Photographing Fungi

Photographing fungi is a great way to spend a day in the woodlands or grasslands.
Over the years I have picked up a few hints and tips for photographing mushrooms and other fungi so I thought I would share some quick and easy ones with you
David Winnard
Discover the Wild

The ‘pretty’ shot.

Whilst we could spend hours discussing the pros and cons of different cameras, there are a few techniques that improve your images no matter what you are using. The first is pretty straight forward, get at the specimen’s level - looking down on a cap can be interesting, but it does not show off the whole specimen. By getting low, even laying on the floor, you get a much more intimate perspective which can create a different feel to the image. If you take something to lay on you can keep dry whilst doing it too. 

Dwarf Earthstar (c) David Winnard

Dwarf Earthstar (c) David Winnard

‘And there was light’

The second thing to bear in mind is that mushrooms cast their own shadows. They are basically umbrellas and the underside can be very dark whilst the top of the caps can be in bright light. You can buy expensive flash and lighting equipment but I have found that a simple kitchen item can light the underside of mushrooms really well and costs a few pennies to use. Foil. That’s right, a few pieces of foil just out of shot angled to bounce light under the mushroom can make the image really pop. Foil can be bent and moulded to get the right angles too, folds away in your pocket and you can get silver foil for a more natural glow or gold foil to give the image warmth.

Blusher (c) David Winnard

Blusher (c) David Winnard

Persistence Makes Perfect

The hardest part to get pretty shots of mushrooms can actually just be finding specimens that are not slug eaten or nibbled by most things in the woodland. I find parks, cemeteries, golf courses and  larger gardens great places to find perfect specimens. Where you get islands of trees surrounded by lots of grass (in a cemetery or golf course for example), then you find that slugs will be less likely to cross the larger expanses of grass, so the mushrooms growing with the trees are usually in really good condition. This does not mean you can’t find wonderful specimens in the woodlands, but my ‘hit rate’ for photographing is certainly lower in woodlands than ‘parkland’. In a woodland everyone and everything usually ends up eating the fungi - including other fungi!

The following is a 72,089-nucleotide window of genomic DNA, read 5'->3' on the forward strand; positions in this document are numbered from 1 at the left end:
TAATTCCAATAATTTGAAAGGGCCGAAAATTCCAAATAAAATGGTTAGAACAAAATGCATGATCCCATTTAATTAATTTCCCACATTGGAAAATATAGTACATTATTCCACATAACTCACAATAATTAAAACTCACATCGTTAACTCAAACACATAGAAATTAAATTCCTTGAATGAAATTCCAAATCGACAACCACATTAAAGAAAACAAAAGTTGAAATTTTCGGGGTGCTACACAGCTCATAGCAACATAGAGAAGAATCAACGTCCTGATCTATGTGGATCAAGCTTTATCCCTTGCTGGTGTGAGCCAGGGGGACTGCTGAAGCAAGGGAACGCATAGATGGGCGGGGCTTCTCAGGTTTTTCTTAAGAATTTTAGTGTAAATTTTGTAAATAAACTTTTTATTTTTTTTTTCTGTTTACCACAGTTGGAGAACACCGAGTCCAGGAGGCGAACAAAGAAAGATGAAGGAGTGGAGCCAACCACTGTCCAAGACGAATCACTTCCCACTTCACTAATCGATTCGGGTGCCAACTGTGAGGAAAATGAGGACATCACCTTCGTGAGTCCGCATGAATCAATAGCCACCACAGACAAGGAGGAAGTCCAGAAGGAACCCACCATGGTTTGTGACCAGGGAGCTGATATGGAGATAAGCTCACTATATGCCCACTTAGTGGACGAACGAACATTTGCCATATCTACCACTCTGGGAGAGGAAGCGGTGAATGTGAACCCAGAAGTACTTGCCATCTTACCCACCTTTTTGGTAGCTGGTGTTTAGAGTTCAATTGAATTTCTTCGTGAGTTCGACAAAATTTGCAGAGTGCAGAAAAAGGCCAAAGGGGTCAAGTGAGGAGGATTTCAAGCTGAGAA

These three simple tips are ok for taking ‘pretty’ pictures, but what about taking pictures so you can identify them back at home?

Fly agaric (c) Jon Hawkins - Surrey Hills Photography

Fly agaric (c) Jon Hawkins - Surrey Hills Photography

The ID shot.

When identifying fungi, we need to see the whole specimen as every feature is important. So, I often carry around a white piece of card to photograph specimens on (this way I can compare them to other species I have photographed but you can just lay them on the ground), the cap is important, but you also need a profile shot, a shot showing the gills, sometimes the flesh so what it looks like in half is important too. Just taking a picture of the cap from above is like taking a picture of the top of someone’s head and asking who is that. The more details the better. On top of the different angles make a note of the habitat and trees nearby and also other features like does it have any distinctive smell. All these together will help you identify your finds later on.

But the main thing to remember is just to enjoy yourself, the main mushroom season is happening right now so get out and just enjoy these fascinating fruiting bodies while you can.

Id shots of Red-cracking Bolete (c) David Winnard

Id shots of Red-cracking Bolete (c) David Winnard

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